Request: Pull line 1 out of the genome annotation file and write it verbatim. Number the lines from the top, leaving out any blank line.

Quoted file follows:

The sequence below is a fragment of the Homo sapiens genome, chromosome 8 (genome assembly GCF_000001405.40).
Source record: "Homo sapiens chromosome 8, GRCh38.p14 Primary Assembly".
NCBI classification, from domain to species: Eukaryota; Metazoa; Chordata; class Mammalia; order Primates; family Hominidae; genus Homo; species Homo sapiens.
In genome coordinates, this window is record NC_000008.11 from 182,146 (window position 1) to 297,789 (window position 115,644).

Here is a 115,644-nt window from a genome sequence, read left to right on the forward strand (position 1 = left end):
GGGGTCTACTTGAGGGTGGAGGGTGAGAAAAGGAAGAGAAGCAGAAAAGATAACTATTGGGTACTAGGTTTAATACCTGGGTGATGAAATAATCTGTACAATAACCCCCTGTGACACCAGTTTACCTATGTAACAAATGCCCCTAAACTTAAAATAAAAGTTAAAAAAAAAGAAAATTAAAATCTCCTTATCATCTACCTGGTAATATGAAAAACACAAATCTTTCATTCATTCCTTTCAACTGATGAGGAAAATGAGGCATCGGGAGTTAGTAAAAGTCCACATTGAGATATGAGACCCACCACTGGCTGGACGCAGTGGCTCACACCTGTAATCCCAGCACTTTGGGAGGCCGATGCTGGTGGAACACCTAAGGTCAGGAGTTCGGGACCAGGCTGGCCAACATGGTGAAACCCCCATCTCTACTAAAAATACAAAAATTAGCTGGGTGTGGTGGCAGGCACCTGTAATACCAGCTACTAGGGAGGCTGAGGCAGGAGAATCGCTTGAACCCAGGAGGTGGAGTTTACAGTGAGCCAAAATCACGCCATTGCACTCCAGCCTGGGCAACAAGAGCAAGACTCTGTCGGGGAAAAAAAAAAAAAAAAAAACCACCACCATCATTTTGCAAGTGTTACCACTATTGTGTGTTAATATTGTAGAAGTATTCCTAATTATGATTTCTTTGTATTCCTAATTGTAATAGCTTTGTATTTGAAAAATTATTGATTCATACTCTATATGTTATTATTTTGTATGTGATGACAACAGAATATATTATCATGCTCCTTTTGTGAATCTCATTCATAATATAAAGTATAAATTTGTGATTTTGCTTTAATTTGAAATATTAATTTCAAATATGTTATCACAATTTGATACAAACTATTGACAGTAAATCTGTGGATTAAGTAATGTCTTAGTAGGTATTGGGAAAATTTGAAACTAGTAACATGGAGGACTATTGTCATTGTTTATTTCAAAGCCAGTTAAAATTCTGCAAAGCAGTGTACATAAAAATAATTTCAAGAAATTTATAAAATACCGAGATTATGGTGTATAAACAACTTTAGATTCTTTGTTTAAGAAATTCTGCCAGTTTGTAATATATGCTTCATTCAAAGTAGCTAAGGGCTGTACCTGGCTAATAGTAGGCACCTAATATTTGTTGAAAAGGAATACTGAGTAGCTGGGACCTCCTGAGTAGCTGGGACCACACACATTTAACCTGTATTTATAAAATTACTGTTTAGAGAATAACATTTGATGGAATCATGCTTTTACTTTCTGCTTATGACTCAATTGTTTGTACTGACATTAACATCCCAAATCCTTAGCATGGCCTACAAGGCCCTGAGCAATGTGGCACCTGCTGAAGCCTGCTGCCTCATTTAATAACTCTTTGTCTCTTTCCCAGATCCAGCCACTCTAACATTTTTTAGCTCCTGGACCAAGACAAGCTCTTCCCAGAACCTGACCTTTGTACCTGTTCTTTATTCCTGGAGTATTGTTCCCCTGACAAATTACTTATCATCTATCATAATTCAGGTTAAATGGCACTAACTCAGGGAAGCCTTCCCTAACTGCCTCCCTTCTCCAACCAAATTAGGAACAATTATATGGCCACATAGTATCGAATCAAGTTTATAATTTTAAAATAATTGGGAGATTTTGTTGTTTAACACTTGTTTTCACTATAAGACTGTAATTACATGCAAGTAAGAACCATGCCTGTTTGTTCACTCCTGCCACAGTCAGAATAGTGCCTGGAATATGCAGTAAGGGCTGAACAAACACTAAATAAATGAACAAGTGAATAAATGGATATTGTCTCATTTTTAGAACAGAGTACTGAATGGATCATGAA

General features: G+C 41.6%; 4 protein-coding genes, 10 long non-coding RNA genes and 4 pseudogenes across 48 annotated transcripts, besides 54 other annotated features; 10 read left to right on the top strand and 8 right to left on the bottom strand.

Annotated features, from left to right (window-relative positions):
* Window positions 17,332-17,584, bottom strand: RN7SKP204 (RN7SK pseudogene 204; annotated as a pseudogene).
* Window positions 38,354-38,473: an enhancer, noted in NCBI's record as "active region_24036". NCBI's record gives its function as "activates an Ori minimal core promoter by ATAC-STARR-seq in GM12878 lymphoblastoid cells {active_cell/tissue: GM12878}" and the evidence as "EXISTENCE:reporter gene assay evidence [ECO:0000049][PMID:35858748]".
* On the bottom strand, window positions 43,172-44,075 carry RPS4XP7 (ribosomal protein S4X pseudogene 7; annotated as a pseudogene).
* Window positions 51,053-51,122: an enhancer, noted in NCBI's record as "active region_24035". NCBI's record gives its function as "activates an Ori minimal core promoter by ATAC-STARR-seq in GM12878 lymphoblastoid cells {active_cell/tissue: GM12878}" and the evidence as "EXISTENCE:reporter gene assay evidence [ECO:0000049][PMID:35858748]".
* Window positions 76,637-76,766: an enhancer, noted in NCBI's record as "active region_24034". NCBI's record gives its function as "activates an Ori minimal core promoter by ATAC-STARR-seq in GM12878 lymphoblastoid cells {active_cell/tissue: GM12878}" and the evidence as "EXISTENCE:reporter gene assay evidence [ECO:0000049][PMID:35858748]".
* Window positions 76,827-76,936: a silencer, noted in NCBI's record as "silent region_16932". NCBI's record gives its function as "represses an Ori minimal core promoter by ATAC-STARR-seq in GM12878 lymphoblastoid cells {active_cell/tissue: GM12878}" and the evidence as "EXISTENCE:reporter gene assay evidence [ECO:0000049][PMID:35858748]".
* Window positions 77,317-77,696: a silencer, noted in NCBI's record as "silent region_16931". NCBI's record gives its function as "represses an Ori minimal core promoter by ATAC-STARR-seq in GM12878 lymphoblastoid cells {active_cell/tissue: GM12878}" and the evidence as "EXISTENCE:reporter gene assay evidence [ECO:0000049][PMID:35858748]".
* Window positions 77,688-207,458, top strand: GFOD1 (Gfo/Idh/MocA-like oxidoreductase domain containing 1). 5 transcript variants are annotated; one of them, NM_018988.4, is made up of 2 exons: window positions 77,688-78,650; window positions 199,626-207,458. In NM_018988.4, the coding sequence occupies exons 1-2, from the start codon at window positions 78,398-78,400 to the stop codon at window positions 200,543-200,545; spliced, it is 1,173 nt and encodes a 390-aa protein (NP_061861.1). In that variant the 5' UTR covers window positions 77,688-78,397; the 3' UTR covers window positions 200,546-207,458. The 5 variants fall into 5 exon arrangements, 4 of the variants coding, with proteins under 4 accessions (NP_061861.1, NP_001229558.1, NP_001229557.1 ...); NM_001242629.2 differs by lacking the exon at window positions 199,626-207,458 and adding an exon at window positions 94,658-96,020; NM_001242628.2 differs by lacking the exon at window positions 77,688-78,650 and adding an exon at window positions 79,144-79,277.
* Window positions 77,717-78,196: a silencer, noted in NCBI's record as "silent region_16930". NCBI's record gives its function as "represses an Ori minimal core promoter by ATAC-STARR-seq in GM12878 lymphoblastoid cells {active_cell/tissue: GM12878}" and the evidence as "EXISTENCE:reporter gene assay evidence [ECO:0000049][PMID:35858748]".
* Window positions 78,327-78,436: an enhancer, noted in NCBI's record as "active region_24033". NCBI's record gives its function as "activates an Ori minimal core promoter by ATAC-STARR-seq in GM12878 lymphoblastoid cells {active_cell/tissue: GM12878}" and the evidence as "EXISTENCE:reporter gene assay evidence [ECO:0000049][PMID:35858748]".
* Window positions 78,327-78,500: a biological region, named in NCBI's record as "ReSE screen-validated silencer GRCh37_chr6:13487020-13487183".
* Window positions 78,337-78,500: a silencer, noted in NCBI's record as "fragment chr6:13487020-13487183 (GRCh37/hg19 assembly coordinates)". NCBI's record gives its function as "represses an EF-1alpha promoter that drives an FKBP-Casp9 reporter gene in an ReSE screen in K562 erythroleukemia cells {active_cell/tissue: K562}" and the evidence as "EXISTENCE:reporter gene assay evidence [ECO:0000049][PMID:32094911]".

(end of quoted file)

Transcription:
The sequence below is a fragment of the Homo sapiens genome, chromosome 8 (genome assembly GCF_000001405.40).